For example, you could install 29-lookup-hostname so
dhcpcd can lookup the hostname of the IP
address in DNS if no hostname is given by the lease and one is not already
You can fine-tune the behaviour of
with the following options:
--duid[ll | lt | uuid | value]
--clientid. The DUID generated will be held in /var/db/dhcpcd/duid and should not be copied to other hosts. This file also takes precedence over the above rules except for setting a value.
dhcpcdcannot obtain a lease, then try to use the last lease acquired for the interface.
dhcpcdwill give it up if any other host tries to claim it for their own via ARP. This violates RFC 2131, section 3.7, which states the lease should be dropped once it has expired.
dhcpcdwill re-apply IP address, routing and run dhcpcd-run-hooks(8) for each interface. This is useful so that a 3rd party such as PPP or VPN can change the routing table and / or DNS, etc and then instruct
dhcpcdto put things back afterwards.
dhcpcddoes not read a new configuration when this happens - you should rebind if you need that functionality.
dhcpcditself never does any DNS updates.
dhcpcdencodes the FQDN hostname as specified in
dhcpcdalways processes the config file before any command line options.
dhcpcdsends a default clientid of the hardware family and the hardware address.
dhcpcdstill writes to syslog(3). The logfile is reopened when
dhcpcdprocess running on the interface to release its lease and de-configure the interface regardless of the
--persistentoption. If no interface is specified then this applies to all interfaces in Manager mode. If no interfaces are left running,
dhcpcddoes not request any lease time and leaves it in the hands of the DHCP server.
dhcpcdin Manager mode even if only one interface specified on the command line. See the Multiple Interfaces section above.
dhcpcdwill supply a default metric of 1000 + if_nametoindex(3). This will be offset by 2000 for wireless interfaces, with additional offsets of 1000000 for IPv4LL and 2000000 for roaming interfaces.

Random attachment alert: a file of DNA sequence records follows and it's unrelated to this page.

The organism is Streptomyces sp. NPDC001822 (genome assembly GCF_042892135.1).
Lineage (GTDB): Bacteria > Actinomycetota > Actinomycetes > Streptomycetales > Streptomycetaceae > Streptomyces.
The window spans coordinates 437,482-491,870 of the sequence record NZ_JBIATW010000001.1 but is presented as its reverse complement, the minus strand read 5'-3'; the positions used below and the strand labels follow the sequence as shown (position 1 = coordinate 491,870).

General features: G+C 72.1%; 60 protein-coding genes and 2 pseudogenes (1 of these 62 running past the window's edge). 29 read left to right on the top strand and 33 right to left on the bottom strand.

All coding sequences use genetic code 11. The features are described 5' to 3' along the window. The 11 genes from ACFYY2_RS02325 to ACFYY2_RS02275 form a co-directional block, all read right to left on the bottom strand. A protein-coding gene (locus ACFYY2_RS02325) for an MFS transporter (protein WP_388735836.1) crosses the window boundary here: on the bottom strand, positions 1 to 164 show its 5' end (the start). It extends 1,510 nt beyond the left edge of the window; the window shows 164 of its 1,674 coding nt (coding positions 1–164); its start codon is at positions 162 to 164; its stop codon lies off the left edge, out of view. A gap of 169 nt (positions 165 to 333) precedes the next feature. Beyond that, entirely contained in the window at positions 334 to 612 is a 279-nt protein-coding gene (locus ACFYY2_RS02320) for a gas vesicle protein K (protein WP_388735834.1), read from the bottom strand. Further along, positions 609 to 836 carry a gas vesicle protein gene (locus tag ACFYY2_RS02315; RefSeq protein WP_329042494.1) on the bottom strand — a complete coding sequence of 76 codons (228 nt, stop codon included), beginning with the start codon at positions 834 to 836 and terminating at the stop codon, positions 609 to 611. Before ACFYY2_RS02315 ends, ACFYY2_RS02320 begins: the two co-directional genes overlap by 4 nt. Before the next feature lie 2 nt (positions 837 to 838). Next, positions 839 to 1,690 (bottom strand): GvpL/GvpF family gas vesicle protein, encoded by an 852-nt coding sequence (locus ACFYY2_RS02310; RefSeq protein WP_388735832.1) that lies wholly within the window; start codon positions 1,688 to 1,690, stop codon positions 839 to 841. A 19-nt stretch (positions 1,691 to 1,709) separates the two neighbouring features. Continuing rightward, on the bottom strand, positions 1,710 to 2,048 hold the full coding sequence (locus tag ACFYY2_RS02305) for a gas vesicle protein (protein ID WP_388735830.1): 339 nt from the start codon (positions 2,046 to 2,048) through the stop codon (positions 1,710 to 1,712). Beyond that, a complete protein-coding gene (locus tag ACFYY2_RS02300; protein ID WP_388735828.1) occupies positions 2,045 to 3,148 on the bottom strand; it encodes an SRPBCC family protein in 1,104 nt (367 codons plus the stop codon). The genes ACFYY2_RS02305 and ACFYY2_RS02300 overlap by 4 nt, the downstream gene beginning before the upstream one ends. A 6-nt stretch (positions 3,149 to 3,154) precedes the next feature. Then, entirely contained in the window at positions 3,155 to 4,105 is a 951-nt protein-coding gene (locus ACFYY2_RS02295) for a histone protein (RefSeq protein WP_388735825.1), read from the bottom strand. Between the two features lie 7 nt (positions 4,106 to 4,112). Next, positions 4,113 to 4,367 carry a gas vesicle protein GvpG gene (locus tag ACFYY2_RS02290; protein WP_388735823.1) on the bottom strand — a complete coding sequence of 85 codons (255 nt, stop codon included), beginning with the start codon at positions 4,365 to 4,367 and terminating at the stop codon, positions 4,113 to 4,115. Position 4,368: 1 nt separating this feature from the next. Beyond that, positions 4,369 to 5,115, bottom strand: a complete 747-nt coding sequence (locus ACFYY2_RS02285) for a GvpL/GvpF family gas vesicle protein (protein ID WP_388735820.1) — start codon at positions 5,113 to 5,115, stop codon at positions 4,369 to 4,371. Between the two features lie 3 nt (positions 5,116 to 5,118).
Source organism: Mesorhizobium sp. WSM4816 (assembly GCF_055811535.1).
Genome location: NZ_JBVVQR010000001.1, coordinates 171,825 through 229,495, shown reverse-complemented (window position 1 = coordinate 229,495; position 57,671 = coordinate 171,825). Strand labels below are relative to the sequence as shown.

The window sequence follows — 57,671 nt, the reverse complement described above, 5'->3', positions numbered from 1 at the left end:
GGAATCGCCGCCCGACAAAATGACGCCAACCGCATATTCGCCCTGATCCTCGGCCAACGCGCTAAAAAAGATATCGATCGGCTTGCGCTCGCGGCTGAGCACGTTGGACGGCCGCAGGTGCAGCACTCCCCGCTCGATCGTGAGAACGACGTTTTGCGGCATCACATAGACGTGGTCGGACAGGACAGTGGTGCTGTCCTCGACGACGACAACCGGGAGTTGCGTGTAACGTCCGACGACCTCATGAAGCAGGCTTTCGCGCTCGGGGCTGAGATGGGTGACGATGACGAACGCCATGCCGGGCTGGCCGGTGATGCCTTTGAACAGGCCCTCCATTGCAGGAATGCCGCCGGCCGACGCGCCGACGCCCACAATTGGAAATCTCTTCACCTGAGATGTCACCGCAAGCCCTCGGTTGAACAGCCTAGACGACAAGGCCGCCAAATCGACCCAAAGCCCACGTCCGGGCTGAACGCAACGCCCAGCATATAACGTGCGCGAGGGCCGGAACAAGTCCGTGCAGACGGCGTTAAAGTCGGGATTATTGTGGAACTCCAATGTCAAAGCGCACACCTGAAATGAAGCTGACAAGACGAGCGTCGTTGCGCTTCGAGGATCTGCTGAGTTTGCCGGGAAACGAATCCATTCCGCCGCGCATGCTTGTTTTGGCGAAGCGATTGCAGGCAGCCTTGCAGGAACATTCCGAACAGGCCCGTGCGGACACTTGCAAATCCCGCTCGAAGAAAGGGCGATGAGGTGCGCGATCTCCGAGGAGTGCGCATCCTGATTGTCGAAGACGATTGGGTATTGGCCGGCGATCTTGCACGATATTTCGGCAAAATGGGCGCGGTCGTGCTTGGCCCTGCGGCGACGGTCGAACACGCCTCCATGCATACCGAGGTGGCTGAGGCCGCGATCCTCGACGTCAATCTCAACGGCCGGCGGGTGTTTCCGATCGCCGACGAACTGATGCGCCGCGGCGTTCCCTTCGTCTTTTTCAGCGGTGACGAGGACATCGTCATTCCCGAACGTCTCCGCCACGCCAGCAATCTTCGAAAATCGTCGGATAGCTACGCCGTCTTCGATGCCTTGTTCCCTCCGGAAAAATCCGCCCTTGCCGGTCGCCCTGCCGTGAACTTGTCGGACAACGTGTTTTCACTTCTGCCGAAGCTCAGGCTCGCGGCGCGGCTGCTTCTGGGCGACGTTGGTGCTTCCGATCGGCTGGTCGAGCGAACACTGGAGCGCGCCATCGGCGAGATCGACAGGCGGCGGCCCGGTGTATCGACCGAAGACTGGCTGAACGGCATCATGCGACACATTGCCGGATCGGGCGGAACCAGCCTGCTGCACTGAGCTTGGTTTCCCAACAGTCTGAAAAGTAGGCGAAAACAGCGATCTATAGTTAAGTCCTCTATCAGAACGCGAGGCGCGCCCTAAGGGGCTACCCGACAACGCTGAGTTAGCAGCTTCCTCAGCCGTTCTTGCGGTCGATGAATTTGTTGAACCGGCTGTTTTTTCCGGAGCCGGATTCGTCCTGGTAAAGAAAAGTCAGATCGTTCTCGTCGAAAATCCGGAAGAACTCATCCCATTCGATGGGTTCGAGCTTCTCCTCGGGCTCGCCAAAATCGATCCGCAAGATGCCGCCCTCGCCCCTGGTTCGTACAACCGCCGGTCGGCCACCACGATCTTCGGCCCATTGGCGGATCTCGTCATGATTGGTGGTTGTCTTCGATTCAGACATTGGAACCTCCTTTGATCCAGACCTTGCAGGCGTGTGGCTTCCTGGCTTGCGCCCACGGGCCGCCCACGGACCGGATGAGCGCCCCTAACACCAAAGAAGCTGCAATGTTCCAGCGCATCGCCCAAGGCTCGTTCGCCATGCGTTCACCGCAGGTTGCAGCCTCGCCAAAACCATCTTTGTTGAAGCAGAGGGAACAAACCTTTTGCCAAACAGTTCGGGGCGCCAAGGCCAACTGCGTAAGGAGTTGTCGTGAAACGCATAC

dhcpcdto reload its configuration and rebind the specified interface. If no interface is specified then this applies to all interfaces in Manager mode. If
dhcpcdis not running, then it starts up as normal.
dhcpcdto renew existing addresses on the specified interface. If no interface is specified then this applies to all interfaces in Manager mode. If
dhcpcdis not running, then it starts up as normal. Unlike the
--rebindoption above, the configuration for
dhcpcdis not reloaded.
dhcpcdde-configures the interface when it exits unless this option is enabled. Sometimes, this isn't desirable if, for example, you have root mounted over NFS or SSH clients connect to this host and they need to be notified of the host shutting down. You can use this option to stop this from happening.
--requestas above, but sends a DHCP INFORM instead of DISCOVER/REQUEST. This does not get a lease as such, just notifies the DHCP server of the address in use. You should also include the optional cidr network number in case the address is not already configured on the interface.
dhcpcdremains running and pretends it has an infinite lease.
dhcpcdwill not de-configure the interface when it exits. If
dhcpcdfails to contact a DHCP server then it returns a failure instead of falling back on IPv4LL.
dhcpcdis not processing IPv6RA messages and the need for DHCPv6 Information Request exists.
dhcpcdwill not attempt to obtain a lease and just use the value for the address with an infinite lease time.
Here is an example which configures a static address, routes and DNS.
You cannot presently set static DHCPv6 values. Use the
dhcpcdto wait forever to get a lease. If
dhcpcdis working on a single interface then
dhcpcdwill exit when a timeout occurs, otherwise
dhcpcdwill fork into the background.
Set the vendor option 01 with an IP address.
dhcpcdthen exits before doing any configuration.
--waitip=[4 | 6]
dhcpcdwill wait for any address protocol to be assigned. It is possible to wait for more than one address protocol and